Exploring SARS-CoV-2 Omicron variant’s neutralizing capacity of booster vaccines

In a recent study published in the medRxiv* preprint server, researchers analyzed the neutralization of the severe acute respiratory syndrome coronavirus 2 (SARS-CoV-2) Omicron and D614G variants before and after receiving coronavirus disease 2019 (COVID-19) booster vaccinations.

Study: SARS-CoV-2 Omicron Neutralization After Heterologous Vaccine Boosting. Image Credit: hedgehog94/ShutterstockStudy: SARS-CoV-2 Omicron Neutralization After Heterologous Vaccine Boosting. Image Credit: hedgehog94/Shutterstock

The study concluded that the heterologous and homologous booster vaccine combinations examined were associated with a boost in humoral immunity against the Omicron variant.


The SARS-CoV-2 Omicron variant (B.1.1.529) was first reported to the World Health Organization (WHO) on 24 November 2021. Omicron has more than 15 mutations in its spike (S) protein region and is associated with higher transmissibility and immune escape from COVID-19 vaccination, previous infection, and therapeutic antibodies.

Studies show that the Omicron variant is now the dominant circulating SARS-CoV-2 strain in the United States (US).

Due to the surge of SARS-CoV-2 Omicron cases and waning vaccine effectiveness, booster dose vaccination campaigns were initiated in many countries worldwide, including the US. However, detailed information about the Omicron neutralization associated with homologous and heterologous booster vaccines is not yet available.

About the study

In the current study, researchers determined the neutralization of Omicron and D614G before and 28 days after the heterologous or homologous booster vaccinations, where the booster intervals ranged from three to six and a half months.

Subset analyses were conducted using randomly selected samples forming 10 participants aged 18-55 years and 10 subjects aged 56 years or older per group for six vaccine combinations.

There were four homologous primary-booster vaccine combinations: two 100-μg doses of mRNA-1273 (Moderna) vaccine followed by boosting with either 50-μg or 100-μg dose of the same vaccine, a single 5×1010 virus particles dose of Ad26.COV2.S (Janssen) vaccine followed by a boost with the same vaccine, and two 30-μg doses of BNT162b2 (Pfizer-BioNTech) followed by a boost with the same vaccine; and two heterologous primary-booster vaccine combinations: Pfizer-BioNTech followed by Janssen vaccine and Janssen followed by the Pfizer-BioNTech vaccine.

The 50% serum neutralizing antibody (NAb) titers were determined using a lentivirus-based pseudovirus assay against the D614G reference standard obtained from all groups except the 50-μg mRNA-1273 homologous boosted individuals, and Omicron S variants from pre-boost and 29 days post-boost samples.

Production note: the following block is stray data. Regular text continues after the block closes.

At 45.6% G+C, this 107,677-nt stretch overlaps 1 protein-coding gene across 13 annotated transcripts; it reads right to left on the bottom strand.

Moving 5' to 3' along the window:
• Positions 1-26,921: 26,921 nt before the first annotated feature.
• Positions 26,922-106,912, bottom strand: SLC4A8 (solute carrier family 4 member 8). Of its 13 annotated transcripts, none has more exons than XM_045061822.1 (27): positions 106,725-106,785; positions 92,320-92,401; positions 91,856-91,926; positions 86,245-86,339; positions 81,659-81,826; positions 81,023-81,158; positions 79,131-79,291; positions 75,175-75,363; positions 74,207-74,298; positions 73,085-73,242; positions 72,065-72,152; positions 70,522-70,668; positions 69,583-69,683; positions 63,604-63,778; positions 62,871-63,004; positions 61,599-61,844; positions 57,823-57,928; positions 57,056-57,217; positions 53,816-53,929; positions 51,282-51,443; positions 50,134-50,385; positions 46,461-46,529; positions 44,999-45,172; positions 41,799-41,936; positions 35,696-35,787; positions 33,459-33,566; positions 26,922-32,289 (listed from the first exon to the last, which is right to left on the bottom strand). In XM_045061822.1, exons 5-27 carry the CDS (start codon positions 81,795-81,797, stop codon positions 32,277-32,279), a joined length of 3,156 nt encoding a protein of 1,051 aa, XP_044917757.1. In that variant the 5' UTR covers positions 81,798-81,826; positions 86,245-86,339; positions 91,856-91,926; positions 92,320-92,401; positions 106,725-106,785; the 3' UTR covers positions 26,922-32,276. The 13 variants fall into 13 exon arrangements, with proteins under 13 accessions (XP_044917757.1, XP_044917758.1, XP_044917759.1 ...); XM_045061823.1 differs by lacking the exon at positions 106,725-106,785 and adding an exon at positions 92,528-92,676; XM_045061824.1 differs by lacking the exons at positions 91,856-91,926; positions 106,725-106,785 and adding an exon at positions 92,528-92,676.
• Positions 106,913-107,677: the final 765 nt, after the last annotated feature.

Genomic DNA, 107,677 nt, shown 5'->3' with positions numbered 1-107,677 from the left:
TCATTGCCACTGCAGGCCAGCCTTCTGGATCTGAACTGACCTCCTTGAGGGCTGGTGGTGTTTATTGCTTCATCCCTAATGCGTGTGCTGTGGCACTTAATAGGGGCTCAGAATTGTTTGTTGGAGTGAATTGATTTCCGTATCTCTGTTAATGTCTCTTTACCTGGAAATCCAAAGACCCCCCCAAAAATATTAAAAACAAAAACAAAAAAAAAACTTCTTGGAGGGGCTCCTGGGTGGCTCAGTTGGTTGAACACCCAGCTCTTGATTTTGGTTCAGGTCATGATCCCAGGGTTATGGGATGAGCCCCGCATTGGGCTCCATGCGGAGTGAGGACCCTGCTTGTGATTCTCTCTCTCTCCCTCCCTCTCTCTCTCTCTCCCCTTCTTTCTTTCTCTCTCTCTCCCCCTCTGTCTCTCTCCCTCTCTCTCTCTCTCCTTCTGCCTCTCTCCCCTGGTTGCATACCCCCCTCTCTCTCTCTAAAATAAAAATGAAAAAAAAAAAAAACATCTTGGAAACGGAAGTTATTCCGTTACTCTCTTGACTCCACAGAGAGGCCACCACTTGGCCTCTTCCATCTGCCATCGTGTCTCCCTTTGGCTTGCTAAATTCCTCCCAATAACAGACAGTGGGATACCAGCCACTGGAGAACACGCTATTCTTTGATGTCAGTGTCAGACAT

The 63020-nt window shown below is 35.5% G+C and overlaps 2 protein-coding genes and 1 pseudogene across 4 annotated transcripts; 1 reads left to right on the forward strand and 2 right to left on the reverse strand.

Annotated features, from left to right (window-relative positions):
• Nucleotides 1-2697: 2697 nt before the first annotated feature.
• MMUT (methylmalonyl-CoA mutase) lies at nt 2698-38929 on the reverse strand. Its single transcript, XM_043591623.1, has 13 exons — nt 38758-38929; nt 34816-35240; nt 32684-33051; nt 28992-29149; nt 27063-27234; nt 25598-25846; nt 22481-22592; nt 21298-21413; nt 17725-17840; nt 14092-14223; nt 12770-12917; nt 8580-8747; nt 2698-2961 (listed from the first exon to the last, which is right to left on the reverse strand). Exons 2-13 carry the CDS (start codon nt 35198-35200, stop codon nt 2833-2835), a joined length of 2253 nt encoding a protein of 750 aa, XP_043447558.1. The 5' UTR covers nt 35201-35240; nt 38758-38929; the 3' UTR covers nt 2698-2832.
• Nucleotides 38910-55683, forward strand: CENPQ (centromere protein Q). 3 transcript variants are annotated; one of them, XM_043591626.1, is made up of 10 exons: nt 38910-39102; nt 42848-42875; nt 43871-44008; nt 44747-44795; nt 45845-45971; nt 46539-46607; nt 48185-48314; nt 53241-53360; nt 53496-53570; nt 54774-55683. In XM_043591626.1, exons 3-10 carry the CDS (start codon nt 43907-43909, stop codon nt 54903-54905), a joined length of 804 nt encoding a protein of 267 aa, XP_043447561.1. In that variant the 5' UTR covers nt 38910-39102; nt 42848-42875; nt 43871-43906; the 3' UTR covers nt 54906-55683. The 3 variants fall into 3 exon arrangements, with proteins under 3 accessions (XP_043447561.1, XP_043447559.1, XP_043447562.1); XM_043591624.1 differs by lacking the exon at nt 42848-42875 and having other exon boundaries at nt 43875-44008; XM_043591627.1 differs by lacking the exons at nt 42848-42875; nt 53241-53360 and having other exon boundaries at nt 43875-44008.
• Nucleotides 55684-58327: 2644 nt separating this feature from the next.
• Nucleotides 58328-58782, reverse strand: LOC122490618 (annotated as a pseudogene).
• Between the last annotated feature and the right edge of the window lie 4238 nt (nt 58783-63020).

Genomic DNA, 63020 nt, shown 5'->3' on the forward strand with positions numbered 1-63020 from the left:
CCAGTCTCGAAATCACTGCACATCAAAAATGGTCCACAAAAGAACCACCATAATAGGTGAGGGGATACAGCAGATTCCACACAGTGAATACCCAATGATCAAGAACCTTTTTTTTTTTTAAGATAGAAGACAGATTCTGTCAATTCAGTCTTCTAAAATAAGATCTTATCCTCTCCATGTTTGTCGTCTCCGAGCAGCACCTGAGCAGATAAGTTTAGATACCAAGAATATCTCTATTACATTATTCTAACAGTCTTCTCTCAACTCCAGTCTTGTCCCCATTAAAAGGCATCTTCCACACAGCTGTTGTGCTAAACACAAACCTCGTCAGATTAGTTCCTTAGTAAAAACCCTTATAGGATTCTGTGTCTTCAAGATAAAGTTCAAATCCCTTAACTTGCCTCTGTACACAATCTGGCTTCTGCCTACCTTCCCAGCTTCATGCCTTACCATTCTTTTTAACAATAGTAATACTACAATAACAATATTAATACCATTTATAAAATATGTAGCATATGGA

According to the results, NAb titers against D614G was detected in 85-100% of participants on the day of booster vaccination, with geometric mean titers (GMT) of 71-343 and 35-41 with Emergency Use Authorization (EUA) mRNA vaccine series and those primed with Janssen vaccines, respectively.

On the day of a booster dose, baseline NAb titers against Omicron were detected in 50-90% of subjects who received a EUA mRNA vaccine series and 20-25% of participants primed with the Janssen vaccine. NAb titers to Omicron were 6.0-14.0-fold lower than the D614G variant.

Most combinations of the booster vaccination increased the neutralizing GMTs to above 1000 for D614G and 250 for Omicron.  

Participants who received the homologous primary-booster Janssen vaccine combination had the lowest NAb titer with GMTs of 128 and 45 for D614G and Omicron, respectively, on the 29th day. After the booster vaccination, the GMTs for Omicron were 2.3-7.5-fold lower than D614G and were similar across all age groups.

In most combinations examined, homologous or heterologous boosters with current EUA vaccines result in post-boost titers to Omicron that provide more than 85% protection against the symptomatic SARS-CoV-2 D614G and Alpha infections.

Those who received a 50-μg and 100-μg Moderna booster dose showed similar NAb titers against Omicron, including participants aged 56 years or older.


Overall, all homologous and heterologous vaccine combinations evaluated in the study showed an increase in post-boost NAb titer against Omicron, and the lowest NAb titer was associated with the homologous primary-booster Janssen vaccination.

Further, booster vaccination reduced the differences between NAb titers for D614G and Omicron.

The study indicated possible protection against Omicron infection and disease severity conferred by booster vaccine-induced NAbs, supporting the use of COVID-19 booster vaccines as a mitigation measure against SARS-CoV-2 Omicron infection.

However, further studies demonstrating real-world effectiveness data, the kinetics of the NAb post-boost, and in-depth information about cell-mediated immunity in association with protection against severe disease are required to confirm the findings.

*Important notice

medRxiv publishes preliminary scientific reports that are not peer-reviewed and, therefore, should not be regarded as conclusive, guide clinical practice/health-related behavior, or treated as established information.

Journal reference:
Shanet Susan Alex

Written by

Shanet Susan Alex

Shanet Susan Alex, a medical writer, based in Kerala, India, is a Doctor of Pharmacy graduate from Kerala University of Health Sciences. Her academic background is in clinical pharmacy and research, and she is passionate about medical writing. Shanet has published papers in the International Journal of Medical Science and Current Research (IJMSCR), the International Journal of Pharmacy (IJP), and the International Journal of Medical Science and Applied Research (IJMSAR). Apart from work, she enjoys listening to music and watching movies.


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